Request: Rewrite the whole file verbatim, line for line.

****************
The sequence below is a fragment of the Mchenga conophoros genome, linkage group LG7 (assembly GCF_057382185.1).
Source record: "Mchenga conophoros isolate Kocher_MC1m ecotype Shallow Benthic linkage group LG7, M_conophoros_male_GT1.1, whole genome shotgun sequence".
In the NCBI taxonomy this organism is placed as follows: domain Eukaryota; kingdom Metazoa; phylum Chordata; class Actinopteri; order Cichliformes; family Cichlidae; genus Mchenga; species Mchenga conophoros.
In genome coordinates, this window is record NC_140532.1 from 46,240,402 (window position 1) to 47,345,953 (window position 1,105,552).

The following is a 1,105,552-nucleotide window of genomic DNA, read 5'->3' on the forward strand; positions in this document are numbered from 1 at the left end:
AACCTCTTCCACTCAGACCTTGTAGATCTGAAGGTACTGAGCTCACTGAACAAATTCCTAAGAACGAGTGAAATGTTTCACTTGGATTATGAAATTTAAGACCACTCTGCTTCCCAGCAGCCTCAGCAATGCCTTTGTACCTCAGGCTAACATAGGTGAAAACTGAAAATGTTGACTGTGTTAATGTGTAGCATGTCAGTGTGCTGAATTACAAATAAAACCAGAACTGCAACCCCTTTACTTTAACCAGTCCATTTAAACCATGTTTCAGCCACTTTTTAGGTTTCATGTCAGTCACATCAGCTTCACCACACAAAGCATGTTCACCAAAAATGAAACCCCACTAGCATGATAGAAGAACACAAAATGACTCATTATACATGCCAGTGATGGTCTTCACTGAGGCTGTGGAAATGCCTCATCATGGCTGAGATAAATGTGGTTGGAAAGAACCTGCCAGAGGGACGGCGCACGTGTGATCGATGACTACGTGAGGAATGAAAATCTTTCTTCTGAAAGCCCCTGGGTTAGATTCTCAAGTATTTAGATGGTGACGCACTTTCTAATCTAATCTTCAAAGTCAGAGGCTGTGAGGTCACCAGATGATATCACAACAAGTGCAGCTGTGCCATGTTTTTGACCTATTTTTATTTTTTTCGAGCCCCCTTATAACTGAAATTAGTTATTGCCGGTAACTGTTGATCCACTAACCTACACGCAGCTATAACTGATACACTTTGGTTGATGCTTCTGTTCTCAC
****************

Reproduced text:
The sequence below is a fragment of the Mchenga conophoros genome, linkage group LG7 (assembly GCF_057382185.1).
Source record: "Mchenga conophoros isolate Kocher_MC1m ecotype Shallow Benthic linkage group LG7, M_conophoros_male_GT1.1, whole genome shotgun sequence".
In the NCBI taxonomy this organism is placed as follows: domain Eukaryota; kingdom Metazoa; phylum Chordata; class Actinopteri; order Cichliformes; family Cichlidae; genus Mchenga; species Mchenga conophoros.
In genome coordinates, this window is record NC_140532.1 from 46,240,402 (window position 1) to 47,345,953 (window position 1,105,552).

The following is a 1,105,552-nucleotide window of genomic DNA, read 5'->3' on the forward strand; positions in this document are numbered from 1 at the left end:
AACCTCTTCCACTCAGACCTTGTAGATCTGAAGGTACTGAGCTCACTGAACAAATTCCTAAGAACGAGTGAAATGTTTCACTTGGATTATGAAATTTAAGACCACTCTGCTTCCCAGCAGCCTCAGCAATGCCTTTGTACCTCAGGCTAACATAGGTGAAAACTGAAAATGTTGACTGTGTTAATGTGTAGCATGTCAGTGTGCTGAATTACAAATAAAACCAGAACTGCAACCCCTTTACTTTAACCAGTCCATTTAAACCATGTTTCAGCCACTTTTTAGGTTTCATGTCAGTCACATCAGCTTCACCACACAAAGCATGTTCACCAAAAATGAAACCCCACTAGCATGATAGAAGAACACAAAATGACTCATTATACATGCCAGTGATGGTCTTCACTGAGGCTGTGGAAATGCCTCATCATGGCTGAGATAAATGTGGTTGGAAAGAACCTGCCAGAGGGACGGCGCACGTGTGATCGATGACTACGTGAGGAATGAAAATCTTTCTTCTGAAAGCCCCTGGGTTAGATTCTCAAGTATTTAGATGGTGACGCACTTTCTAATCTAATCTTCAAAGTCAGAGGCTGTGAGGTCACCAGATGATATCACAACAAGTGCAGCTGTGCCATGTTTTTGACCTATTTTTATTTTTTTCGAGCCCCCTTATAACTGAAATTAGTTATTGCCGGTAACTGTTGATCCACTAACCTACACGCAGCTATAACTGATACACTTTGGTTGATGCTTCTGTTCTCAC